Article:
Articles of Confederation (1776–1789)Document that established the interim government in power from the American Revolution in 1777 until the ratification of the U.S. Constitution in 1789.
The Confederation operated as a loose arrangement, rather than a federal system. It was a central government that could ask for funds, supplies, and troops but had no method to compel the states to comply. The executive under the Confederation, an elected leader of the Congress who held a one-year term, remained extraordinarily weak. Amendments to the Confederation required a unanimous vote of the participants, making it difficult to add measures like federal courts, trade regulations, or uniform taxes. This system, given time, might have matured into one resembling the British parliamentary cabinet, with increasingly powerful departments.
Financial pressures doomed the Confederation. With the central government unable to dictate trade policy, the colonies engaged separately with foreign powers, much to their detriment. Meanwhile, the colonies issued separate money, competed for resources, and laid different tariffs on incoming foreign goods. The shortage of cash and lack of infrastructure hindered growing industry, while foreclosures on mortgages outraged many war veterans, and debtors demanded increased circulation of paper money. Shays’ Rebellion, an uprising in Massachusetts against poll and land taxes and protesting that citizens were unable to pay for goods using commodities like corn and whiskey, illustrated the flaws of the Confederation and sparked calls for a stronger central government.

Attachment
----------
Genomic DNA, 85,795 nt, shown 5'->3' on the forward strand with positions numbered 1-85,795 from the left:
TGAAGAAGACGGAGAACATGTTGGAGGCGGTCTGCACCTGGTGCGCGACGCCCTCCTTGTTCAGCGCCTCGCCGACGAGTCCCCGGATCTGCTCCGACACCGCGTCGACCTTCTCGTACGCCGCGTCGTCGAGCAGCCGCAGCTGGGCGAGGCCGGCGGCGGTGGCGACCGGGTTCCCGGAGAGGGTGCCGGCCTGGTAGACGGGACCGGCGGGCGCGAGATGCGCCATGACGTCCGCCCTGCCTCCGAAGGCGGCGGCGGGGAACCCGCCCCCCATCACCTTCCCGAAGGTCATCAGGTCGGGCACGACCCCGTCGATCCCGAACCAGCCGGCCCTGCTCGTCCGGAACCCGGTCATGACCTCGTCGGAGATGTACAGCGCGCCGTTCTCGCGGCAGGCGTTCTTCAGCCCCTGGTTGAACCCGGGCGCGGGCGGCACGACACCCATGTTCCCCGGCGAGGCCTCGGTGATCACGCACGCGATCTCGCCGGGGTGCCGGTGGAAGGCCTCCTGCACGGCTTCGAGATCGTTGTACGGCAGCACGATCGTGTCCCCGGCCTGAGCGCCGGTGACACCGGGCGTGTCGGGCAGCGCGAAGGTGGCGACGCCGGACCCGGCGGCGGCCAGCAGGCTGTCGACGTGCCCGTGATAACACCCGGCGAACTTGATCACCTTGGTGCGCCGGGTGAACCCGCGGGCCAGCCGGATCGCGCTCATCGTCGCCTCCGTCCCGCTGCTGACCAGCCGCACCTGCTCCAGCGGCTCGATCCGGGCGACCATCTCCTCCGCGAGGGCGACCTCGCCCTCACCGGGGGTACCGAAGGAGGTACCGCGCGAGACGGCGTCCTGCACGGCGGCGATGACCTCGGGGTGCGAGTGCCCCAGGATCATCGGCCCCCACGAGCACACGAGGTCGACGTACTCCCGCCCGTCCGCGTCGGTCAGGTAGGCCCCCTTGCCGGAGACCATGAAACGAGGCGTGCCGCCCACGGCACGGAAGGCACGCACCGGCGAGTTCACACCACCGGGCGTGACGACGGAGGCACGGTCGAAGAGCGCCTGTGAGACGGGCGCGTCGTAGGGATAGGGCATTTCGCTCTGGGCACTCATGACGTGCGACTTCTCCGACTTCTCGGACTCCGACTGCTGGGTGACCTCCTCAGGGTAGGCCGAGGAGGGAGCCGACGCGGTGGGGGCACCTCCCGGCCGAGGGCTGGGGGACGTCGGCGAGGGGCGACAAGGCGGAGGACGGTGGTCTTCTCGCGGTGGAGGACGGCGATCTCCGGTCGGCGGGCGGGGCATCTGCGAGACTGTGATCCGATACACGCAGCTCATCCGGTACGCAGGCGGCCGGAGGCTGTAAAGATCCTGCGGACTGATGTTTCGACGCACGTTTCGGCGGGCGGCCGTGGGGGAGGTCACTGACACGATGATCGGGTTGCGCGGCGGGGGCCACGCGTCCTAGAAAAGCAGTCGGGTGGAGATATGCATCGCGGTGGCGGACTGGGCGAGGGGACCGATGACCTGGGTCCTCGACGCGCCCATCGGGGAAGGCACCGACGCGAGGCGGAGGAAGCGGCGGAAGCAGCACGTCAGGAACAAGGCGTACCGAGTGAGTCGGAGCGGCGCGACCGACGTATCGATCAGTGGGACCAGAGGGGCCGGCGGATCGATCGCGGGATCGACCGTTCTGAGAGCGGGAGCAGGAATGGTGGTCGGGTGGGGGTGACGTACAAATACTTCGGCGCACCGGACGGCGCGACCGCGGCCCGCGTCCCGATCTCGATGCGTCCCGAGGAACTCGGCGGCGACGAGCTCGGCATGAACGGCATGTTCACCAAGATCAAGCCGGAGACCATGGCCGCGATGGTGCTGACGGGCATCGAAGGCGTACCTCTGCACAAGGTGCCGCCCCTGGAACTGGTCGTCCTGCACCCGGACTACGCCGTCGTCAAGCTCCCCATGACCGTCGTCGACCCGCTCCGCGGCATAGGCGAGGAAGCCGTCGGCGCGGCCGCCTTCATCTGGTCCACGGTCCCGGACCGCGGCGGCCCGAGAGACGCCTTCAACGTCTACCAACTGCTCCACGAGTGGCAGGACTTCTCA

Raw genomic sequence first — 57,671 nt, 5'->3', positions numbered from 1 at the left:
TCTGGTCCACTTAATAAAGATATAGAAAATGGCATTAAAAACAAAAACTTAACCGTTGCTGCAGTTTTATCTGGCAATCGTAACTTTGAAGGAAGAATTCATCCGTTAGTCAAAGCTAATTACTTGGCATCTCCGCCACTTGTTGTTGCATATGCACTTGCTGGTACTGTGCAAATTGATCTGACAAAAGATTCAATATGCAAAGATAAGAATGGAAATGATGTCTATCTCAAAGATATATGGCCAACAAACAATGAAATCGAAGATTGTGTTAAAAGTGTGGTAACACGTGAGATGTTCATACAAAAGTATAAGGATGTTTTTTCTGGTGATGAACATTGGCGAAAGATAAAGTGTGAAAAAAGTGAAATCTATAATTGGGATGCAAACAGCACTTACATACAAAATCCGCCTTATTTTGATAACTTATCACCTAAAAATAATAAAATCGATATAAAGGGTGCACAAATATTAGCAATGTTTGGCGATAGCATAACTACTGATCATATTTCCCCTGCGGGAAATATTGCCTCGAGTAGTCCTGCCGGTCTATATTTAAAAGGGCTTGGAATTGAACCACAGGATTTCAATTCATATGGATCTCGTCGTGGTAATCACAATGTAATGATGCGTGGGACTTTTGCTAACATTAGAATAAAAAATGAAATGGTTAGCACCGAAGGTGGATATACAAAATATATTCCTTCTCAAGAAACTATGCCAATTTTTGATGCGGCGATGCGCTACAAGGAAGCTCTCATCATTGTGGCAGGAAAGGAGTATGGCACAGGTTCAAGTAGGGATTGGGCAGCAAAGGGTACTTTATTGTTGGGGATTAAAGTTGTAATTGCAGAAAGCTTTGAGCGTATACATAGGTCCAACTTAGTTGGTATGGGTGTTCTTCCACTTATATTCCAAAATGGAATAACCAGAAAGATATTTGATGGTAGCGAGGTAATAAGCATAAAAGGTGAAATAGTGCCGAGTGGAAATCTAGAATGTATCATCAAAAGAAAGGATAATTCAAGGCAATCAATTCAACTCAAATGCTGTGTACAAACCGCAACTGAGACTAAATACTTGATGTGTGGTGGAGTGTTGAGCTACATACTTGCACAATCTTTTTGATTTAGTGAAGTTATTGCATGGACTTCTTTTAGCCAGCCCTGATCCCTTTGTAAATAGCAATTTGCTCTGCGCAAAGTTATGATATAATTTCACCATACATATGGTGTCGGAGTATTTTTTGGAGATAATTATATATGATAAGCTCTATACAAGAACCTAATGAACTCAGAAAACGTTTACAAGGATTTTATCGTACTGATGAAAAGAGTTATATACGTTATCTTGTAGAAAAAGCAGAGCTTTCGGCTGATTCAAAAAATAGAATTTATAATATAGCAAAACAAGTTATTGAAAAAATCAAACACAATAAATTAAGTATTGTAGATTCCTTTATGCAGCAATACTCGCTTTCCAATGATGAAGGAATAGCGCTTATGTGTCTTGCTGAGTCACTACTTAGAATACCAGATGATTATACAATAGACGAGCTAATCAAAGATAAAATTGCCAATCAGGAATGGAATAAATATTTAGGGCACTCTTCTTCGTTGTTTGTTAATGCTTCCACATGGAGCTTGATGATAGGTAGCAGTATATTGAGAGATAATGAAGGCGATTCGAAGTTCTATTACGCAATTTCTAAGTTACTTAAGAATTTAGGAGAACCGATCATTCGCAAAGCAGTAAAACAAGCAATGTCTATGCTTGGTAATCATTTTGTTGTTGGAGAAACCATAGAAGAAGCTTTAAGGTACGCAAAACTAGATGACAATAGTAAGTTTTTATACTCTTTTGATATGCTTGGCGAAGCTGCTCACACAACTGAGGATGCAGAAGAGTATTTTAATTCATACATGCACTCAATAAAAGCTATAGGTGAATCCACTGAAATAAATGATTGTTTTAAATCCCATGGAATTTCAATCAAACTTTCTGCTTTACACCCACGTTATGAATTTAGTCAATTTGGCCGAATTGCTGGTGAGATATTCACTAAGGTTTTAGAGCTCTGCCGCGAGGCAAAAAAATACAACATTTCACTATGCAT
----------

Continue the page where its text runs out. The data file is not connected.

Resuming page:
The revolutionary spirit that had prompted the Confederation and that feared the tyranny of a strong central authority faded when merchants, bankers, and crafts workers demanded a steady money supply, central planning, and use of resources to encourage American manufacturing and business. Additionally, some of the revolution’s leaders, for example, John Adams, George Washington, and James Madison, disapproved of the regionalism and ruthless competition among the new states, reevaluating their assumptions that the new nation would be governed best by being governed least. Against the wishes of the Anti-Federalists, many of them farmers, the Articles of Confederation were eventually relegated to retirement in favor of the new U.S. Constitution. Interim steps toward a federal government included the 1786 Annapolis Convention, arranged by George Washington to decide the navigation rights to the Potomac River and Chesapeake Bay, and the Constitutional Convention of 1787.
Despite its weaknesses, the Confederation calmed Americans’ fears of tyranny, provided a government through the Revolutionary War, negotiated the Treaty of 1783, and prevented the seizure of the infant state by any clique of politicians. Although economically disadvantageous, the Confederation survived the fires of the revolution and 12 years of execution before being replaced by a stronger, centralized system.
Jensen, Merrill. The Articles of Confederation. Madison: University of Wisconsin Press, 1940.
Ketchem, Ralph, ed. The Anti-Federalist Papers and the Constitutional Convention Debates. New York: New American Library, 1986.
See also: American Revolution; Constitution.